Holy millions down the drain, Batman!
The DC Comics film Batgirl will be completely “shelved” by Warner Bros, a top Hollywood source told New York Post.
That means it won’t hit theatres or the US streaming service HBO Max. Fans will not see it.
The reportedly $100 million movie (the source said the budget was actually more than $140 million), which was doing test screenings for audiences in anticipation of a late 2022 debut, would rank among the most expensive cinematic cast-offs ever.
Those tests were said to be so poorly received by moviegoers that the studio decided to cut its losses and run, for the sake of the brand’s future. It’s a DC disaster.
“They think an unspeakable Batgirl is going to be irredeemable,” the source said.
The Post has reached out to Warner Bros. for comment.
It’s been a months-long walk of shame for the movie. Batgirl, directed by Adil El Arbi and Bilall Fallah (Bad Boys for Life), received not a single mention at DC’s Comic-Con panel in San Diego in July — an unusual move that raised industry eyebrows. The much-publicised event, after all, is designed to boost exposure for forthcoming projects just like this one.
Marvel’s Comic-Con presentation, on the flip side, announced more than a dozen films in the so-called Phases 5 and 6 of the MCU, to be released through fall 2025, with even more surely in the hopper.
Batgirl, which stars Leslie Grace (In the Heights) in the title role, alongside J.K. Simmons, Michael Keaton and Brendan Fraser, was originally planned for a release on HBO Max. The Puck newsletter reported in April that WB’s then-chair, Toby Emmerich, was considering a theatrical run for the film too.
But Emmerich stepped down in June to form his own production company — not long after Warner Bros. merged with Discovery and David Zaslav became the CEO of the new entity. He replaced Emmerich with MGM’s Michael De Luca (who likely had to deliver the “Bat” news) and Pam Abdy.
While the film’s co-directors have done some scattered interviews about casting, the studio has been mum on plans for Batgirl ever since.
Shelving a multimillion-dollar effort would not be unusual for Zaslav, a ruthless cost-cutter. Remember, he’s the same guy who gave the $400 million streaming service CNN+ the axe just days after its splashy launch because it didn’t snare enough subscribers.
The budget-conscious CEO, according to Variety, has split WB into multiple segments, including a reorganised “DC-based film production” group.
With that in mind, WB is said to be searching for a head honcho to run the flailing DC Extended Universe and whip it into coherent shape, like Kevin Feige did with the far more successful Marvel Cinematic Universe, which is owned by Disney. The current president of DC film production is Walter Hamada. Warner Bros. Discovery will report their Q2 earnings and announce future plans on Thursday.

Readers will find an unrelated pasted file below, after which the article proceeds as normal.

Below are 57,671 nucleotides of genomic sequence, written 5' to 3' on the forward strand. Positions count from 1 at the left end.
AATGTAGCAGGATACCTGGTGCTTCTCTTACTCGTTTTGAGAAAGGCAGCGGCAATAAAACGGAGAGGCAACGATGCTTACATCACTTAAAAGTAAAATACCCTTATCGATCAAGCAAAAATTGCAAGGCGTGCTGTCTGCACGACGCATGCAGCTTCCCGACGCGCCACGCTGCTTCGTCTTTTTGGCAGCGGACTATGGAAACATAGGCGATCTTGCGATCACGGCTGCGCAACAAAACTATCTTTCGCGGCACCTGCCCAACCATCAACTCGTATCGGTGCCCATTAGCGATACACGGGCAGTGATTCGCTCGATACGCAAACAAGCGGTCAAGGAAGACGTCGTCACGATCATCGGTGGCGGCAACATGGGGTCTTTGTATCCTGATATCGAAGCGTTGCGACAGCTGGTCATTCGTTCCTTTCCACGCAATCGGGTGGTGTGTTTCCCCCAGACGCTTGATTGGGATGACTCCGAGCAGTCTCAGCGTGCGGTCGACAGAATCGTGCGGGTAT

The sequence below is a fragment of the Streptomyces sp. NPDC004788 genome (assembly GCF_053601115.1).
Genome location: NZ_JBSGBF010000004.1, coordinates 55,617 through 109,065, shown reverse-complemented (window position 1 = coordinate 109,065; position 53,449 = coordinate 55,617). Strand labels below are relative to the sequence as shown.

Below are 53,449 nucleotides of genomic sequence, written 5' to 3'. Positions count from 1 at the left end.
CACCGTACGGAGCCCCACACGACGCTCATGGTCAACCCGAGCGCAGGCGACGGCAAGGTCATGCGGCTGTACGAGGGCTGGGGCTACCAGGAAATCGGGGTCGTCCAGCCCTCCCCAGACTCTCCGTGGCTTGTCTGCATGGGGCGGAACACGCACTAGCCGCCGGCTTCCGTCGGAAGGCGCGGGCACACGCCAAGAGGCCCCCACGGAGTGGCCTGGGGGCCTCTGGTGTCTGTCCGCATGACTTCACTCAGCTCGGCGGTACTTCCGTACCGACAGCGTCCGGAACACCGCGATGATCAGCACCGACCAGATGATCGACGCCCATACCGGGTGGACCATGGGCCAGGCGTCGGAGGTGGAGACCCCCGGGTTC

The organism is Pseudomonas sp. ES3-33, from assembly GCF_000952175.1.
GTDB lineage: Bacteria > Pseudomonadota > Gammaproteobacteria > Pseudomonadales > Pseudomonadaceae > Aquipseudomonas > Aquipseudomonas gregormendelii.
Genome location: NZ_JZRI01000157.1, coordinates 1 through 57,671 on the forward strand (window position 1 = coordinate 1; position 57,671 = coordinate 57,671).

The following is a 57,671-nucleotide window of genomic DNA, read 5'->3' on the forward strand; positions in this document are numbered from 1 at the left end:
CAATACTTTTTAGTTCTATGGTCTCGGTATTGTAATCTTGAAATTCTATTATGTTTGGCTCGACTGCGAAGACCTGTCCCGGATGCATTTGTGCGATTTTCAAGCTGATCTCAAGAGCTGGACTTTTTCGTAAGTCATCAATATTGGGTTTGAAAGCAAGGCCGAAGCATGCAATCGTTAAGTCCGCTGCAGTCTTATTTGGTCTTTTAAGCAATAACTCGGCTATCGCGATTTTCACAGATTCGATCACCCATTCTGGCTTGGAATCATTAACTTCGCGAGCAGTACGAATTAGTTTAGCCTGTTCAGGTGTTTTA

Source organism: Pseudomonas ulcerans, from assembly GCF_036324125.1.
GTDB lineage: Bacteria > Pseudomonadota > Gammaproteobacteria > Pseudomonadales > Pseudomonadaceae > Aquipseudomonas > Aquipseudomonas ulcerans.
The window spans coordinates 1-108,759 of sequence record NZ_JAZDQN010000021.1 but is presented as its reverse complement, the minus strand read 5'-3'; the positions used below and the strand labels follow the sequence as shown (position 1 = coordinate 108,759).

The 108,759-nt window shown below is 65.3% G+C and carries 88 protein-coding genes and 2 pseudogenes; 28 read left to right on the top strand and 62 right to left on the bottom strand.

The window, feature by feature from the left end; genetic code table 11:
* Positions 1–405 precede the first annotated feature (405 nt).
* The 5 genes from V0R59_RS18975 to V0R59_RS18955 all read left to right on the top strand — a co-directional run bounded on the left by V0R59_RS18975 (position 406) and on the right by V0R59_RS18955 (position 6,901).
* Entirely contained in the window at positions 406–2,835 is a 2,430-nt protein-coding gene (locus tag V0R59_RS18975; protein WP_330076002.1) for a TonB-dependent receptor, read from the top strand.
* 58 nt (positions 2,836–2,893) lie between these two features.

DC urgently needs all the help it can get.
Unlike the behemoth that is Marvel Studios, whose movies occasionally get bad reviews but reliably print money, DC is a disorganised, confusing, not-very-profitable mess. Aquaman and Wonder Woman 1984 got mixed reviews from critics; Birds of Prey and The Suicide Squad were admired flops.
The Batman performed OK at the box office for Warner Bros., netting $1.1 billion worldwide with an R rating, and got good notices. However, the only DC Extended Universe film that has managed to beat the $1.45 billion box office gross of The Dark Knight, which came out 14 long years ago (Joker with Joaquin Phoenix was not part of the DCEU), was Aquaman.
Meanwhile, Marvel’s pandemic-era Spider-Man: No Way Home has grossed $2.75 billion worldwide and Doctor Strange in the Multiverse of Madness has managed a solid $1.4 billion.
Lately, DC’s nasty star drama has eclipsed the buzz — such as it is — surrounding its movies.
Ezra Miller, who plays the Flash, has caused a string of embarrassing controversies this year. In the spring, the actor was twice arrested in Hawaii — first for disorderly conduct and harassment, then for second-degree assault. Then in June, the Standing Rock Sioux tribal court issued an order of protection against the 29-year-old for allegedly using “violence, intimidation, threat of violence, fear, paranoia, delusions and drugs” to groom an 18-year-old whom the actor has known since she was 12. (Miller has not publicly commented on the latest allegation; a police investigation into the Hawaii incidents are reportedly ongoing.)
Ben Affleck, meanwhile, consistently claims he’s done with playing the Caped Crusader — even going so far as to allow Robert Pattinson to take over the role in this year’s The Batman — but keeps coming back like a bad ex-boyfriend. It was reported this week by Screen Rant that the actor will appear yet again as Bruce Wayne in Aquaman and the Lost Kingdom. Perplexing.
And Gal Gadot is said to be starring in Wonder Woman 3, but the actress and director Patty Jenkins have said nothing — including a title or release date — beyond that they’re throwing around script ideas. DC, which squanders legendary properties with abandon, appears to have no grand plan whatsoever.
Soon, however, Wonder Woman won’t be the one holding the golden lasso anymore. Instead, power will be wielded by an all-controlling DC film production head who will attempt to turn things around. Before they arrive, killing Batgirl is Step 1.
“This is the end of DC as a hobby,” the source said.
This story originally appeared on Page Six and is republished here with permission